Eurostat: Eight EU countries had overcrowded prison cells in 2021

In 2021, a total of eight European Union countries experienced overcrowded prison cells, while 17 countries had extra capacity, EU statistics agency Eurostat said on May 12.

The prison occupancy rate is the number of prisoners relative to the official capacity (design capacity) of prisons, multiplied by 100. Overcrowding occurs when the occupancy rate exceeds 100, indicating that there are more prisoners in the prison than it was designed to hold.

Overcrowding rates were observed in Cyprus (146), Romania (116), France (114), Greece and Italy (both 108), Sweden (102), Croatia, and Denmark (both 101), Eurostat said.

The lowest prison occupancy rates were recorded in Malta (65), Estonia, and Latvia (both 66).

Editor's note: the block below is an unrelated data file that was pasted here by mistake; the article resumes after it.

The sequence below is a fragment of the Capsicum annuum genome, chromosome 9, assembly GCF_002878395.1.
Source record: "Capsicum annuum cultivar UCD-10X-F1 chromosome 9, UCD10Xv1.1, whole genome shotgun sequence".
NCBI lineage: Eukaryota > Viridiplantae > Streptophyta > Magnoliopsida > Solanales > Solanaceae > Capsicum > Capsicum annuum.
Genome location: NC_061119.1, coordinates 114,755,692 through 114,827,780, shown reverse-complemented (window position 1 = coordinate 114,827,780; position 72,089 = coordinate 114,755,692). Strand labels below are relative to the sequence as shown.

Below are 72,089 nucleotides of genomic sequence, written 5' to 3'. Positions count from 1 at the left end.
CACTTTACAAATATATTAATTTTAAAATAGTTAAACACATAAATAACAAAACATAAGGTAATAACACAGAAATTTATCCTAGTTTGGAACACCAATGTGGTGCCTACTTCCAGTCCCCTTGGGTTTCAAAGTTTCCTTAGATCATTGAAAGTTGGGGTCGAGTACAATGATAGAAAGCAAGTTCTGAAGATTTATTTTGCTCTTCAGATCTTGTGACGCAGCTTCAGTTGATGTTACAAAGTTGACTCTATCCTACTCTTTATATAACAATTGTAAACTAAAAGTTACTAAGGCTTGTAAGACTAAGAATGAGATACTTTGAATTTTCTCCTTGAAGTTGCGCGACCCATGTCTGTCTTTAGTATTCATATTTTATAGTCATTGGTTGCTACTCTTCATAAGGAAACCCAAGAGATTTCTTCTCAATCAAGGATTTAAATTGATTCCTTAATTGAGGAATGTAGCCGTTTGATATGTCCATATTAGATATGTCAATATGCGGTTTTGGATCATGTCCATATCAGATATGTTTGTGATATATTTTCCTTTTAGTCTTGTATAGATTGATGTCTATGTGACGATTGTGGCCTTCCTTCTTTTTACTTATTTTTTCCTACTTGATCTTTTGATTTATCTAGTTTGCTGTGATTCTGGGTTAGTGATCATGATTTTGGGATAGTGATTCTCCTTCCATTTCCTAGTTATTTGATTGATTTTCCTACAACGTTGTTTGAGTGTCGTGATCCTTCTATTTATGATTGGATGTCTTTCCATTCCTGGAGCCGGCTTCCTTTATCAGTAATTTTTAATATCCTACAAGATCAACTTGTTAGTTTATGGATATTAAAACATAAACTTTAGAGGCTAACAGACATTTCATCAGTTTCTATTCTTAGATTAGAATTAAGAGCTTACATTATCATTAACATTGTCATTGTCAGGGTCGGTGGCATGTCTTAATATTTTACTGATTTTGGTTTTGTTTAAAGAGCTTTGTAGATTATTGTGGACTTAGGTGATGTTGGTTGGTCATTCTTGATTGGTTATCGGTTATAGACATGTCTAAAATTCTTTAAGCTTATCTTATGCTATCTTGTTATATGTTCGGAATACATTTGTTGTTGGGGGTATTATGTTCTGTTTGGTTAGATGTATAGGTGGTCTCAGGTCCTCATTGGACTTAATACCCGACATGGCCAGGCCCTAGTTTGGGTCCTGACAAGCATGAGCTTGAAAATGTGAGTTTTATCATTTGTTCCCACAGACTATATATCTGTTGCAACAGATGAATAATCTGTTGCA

In 14 out of the 25 EU countries that provided data in 2021, the prison occupancy rate increased compared with 2020, when the decrease was likely due to Covid-19-related measures, the statistics agency said.

In 2021, there were 475 038 prisoners in the EU, equivalent to 106 prisoners per 100 000 people. The prisoner rate increased after a decline in 2020 (104 prisoners per 100 000 people) but remained the second-lowest figure since the turn of the century.

The highest prisoner rates per 100 000 people in 2021 were in Hungary and Poland (both 191), followed by Slovakia (185).

The lowest rates were in Finland (51), Slovenia (54), and the Netherlands (65). In 14 out of the 26 EU countries that provided data, the prisoner rate increased compared with 2020, Eurostat said.

(Photo, of Sofia Central Prison: Bin im Garten)

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